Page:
1 – White guilt is not the point. I hope that calling yourself an ally means that you will shoulder some of my anxiety and my pain. Your guilt/white guilt means nothing without action.
2 – When Black children are shot by police, I am traumatized. Not only because it could have been one of our students, but also because it could have been my dad, cousin, nephew, sister, or my own child. It also could have easily been me.
3 – I need you to be the one who “always makes it about race.” White supremacy has given you a voice in society and even if it’s unearned, I beg you to use your privilege to call out every single person, policy, and position that unfairly disadvantages Black and brown students.
4 – Sometimes that person is you and you need to learn to accept that criticism with grace. “White supremacy is, in many ways, the water that the Western world swims in.” -Rev. Canon Broderick Greer. White supremacy is everywhere and you are not an exception. There is no such thing as a perfect ally.
5 – Your feelings of discomfort around race and racism are for you and your white folks. Find some white folks who can help you do better.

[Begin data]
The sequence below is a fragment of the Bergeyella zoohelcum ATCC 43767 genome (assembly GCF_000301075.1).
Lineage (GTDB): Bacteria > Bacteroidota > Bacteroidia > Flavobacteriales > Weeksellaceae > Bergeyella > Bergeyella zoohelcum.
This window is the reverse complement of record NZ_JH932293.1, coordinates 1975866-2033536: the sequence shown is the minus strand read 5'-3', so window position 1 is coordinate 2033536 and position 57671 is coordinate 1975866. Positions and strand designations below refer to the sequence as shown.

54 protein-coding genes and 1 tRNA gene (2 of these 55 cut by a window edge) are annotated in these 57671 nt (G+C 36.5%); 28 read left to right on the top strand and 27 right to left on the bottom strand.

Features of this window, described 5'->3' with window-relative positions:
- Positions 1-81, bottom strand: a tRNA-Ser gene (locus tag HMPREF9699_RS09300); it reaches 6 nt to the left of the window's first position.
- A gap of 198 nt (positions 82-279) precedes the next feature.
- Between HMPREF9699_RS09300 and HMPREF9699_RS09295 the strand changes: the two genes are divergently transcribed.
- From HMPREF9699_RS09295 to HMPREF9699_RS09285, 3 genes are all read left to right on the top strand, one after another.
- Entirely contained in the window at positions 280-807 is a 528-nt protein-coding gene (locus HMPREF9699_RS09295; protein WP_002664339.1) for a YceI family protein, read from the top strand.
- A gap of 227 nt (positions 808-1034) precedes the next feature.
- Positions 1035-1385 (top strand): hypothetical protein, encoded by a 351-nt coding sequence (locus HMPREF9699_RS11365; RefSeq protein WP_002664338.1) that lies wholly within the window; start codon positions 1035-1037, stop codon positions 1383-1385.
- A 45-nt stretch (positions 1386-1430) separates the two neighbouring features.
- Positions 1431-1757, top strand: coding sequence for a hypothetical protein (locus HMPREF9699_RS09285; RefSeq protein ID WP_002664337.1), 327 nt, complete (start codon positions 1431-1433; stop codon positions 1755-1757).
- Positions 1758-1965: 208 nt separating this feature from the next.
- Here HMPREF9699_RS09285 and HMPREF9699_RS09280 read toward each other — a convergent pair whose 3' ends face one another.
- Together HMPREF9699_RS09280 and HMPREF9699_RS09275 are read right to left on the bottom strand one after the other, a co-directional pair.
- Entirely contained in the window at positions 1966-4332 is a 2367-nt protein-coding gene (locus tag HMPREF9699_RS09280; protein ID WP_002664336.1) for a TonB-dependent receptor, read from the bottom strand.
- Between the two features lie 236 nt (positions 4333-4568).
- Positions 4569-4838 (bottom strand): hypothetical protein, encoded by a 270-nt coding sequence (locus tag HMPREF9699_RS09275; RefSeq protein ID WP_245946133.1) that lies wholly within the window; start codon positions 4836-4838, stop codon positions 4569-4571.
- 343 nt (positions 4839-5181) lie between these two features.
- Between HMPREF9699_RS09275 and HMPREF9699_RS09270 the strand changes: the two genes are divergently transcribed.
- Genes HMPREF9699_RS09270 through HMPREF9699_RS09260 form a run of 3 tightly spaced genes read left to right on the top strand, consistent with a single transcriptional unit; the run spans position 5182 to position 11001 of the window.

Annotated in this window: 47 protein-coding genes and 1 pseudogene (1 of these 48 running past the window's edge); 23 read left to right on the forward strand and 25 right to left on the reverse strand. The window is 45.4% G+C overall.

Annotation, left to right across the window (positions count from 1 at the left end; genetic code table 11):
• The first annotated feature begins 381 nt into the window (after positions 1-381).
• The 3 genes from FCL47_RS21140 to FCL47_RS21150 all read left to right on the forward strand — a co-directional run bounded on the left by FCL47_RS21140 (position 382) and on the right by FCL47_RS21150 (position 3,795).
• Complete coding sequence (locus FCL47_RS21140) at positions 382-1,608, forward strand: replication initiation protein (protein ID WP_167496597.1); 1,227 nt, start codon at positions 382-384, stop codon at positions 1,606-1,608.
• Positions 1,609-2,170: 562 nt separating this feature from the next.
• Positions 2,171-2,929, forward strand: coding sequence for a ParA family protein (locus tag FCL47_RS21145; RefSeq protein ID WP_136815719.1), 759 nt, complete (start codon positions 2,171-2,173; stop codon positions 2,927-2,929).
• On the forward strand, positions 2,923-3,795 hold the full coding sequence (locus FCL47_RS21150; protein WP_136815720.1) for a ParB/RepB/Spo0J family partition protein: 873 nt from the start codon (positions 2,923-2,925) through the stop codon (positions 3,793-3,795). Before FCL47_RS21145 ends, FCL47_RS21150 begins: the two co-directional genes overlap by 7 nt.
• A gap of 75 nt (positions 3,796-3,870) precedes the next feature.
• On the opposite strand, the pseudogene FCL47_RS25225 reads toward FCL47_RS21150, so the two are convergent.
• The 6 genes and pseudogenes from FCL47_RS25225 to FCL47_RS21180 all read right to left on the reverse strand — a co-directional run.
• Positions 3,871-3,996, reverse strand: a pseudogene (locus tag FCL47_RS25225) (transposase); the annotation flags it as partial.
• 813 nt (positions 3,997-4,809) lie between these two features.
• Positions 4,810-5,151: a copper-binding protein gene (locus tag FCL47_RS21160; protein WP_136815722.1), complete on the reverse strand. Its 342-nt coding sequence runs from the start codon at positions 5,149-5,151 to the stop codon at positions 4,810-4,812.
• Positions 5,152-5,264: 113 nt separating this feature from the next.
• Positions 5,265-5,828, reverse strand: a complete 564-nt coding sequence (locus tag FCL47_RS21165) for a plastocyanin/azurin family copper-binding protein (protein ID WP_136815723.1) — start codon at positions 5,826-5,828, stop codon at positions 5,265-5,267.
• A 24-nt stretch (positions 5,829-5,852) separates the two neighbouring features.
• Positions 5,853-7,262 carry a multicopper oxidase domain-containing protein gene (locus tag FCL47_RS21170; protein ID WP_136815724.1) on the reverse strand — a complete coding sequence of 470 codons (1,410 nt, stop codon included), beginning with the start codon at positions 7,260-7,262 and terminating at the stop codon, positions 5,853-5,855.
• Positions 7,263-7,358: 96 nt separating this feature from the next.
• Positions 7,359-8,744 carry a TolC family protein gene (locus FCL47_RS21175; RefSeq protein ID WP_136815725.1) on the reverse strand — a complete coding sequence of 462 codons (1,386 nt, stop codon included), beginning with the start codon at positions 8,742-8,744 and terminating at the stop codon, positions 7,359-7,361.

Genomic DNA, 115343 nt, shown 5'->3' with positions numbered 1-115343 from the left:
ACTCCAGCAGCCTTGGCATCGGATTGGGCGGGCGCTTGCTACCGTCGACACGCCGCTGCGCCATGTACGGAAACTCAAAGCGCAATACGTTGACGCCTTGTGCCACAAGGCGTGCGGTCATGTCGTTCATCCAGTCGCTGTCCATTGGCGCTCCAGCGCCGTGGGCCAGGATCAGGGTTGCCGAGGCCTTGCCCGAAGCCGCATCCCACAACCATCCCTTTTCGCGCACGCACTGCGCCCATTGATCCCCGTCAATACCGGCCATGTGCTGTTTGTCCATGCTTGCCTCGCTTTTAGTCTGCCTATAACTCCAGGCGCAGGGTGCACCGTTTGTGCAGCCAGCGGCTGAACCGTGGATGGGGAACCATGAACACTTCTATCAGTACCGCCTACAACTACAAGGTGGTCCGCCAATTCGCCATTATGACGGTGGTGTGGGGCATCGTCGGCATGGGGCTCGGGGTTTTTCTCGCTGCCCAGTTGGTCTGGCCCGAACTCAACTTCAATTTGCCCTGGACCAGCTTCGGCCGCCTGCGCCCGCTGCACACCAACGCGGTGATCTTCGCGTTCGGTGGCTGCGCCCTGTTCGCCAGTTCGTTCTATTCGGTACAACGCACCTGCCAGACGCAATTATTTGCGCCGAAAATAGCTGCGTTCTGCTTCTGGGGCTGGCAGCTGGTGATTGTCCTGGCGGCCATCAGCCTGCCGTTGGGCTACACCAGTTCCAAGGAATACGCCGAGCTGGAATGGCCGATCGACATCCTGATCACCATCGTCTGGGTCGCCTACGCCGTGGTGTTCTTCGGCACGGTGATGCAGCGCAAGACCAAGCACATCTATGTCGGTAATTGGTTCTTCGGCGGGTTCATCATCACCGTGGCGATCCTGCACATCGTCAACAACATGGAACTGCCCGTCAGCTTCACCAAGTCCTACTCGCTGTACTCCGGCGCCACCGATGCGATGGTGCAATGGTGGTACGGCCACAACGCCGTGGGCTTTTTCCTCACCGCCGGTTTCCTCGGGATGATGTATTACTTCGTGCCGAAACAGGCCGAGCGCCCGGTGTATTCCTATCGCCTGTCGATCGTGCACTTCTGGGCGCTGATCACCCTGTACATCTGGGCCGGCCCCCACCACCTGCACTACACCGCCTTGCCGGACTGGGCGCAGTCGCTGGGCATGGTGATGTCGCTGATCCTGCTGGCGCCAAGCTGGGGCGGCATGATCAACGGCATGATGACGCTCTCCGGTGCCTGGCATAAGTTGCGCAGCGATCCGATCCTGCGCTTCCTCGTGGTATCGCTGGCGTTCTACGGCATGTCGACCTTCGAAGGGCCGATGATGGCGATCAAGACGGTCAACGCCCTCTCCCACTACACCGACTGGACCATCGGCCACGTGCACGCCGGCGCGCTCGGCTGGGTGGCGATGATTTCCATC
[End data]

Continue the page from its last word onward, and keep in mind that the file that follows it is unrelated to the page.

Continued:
6 – It doesn’t matter your content: Black folks have contributed greatly to this nation and this world. Put in the extra work to find the truth about what we’ve given to the world and teach the truth to your students.
7 – Incorporate stories of Black love and Black joy. Oppression is not our only story. It is not even our most important story.
8 – I am not the friend you talk with about race unless I’ve specifically told you otherwise. Living in my skin means I know. I already know and I cannot process with you how to go about being a better, more aware version of yourself. There are whole professionals who specialize in this so if it’s important and you’re able, invest your money in learning.
9 – Loving Black students is not the same as teaching Black students. Read it again.
10 – I’m a whole human and your Black students are whole humans. Act accordingly.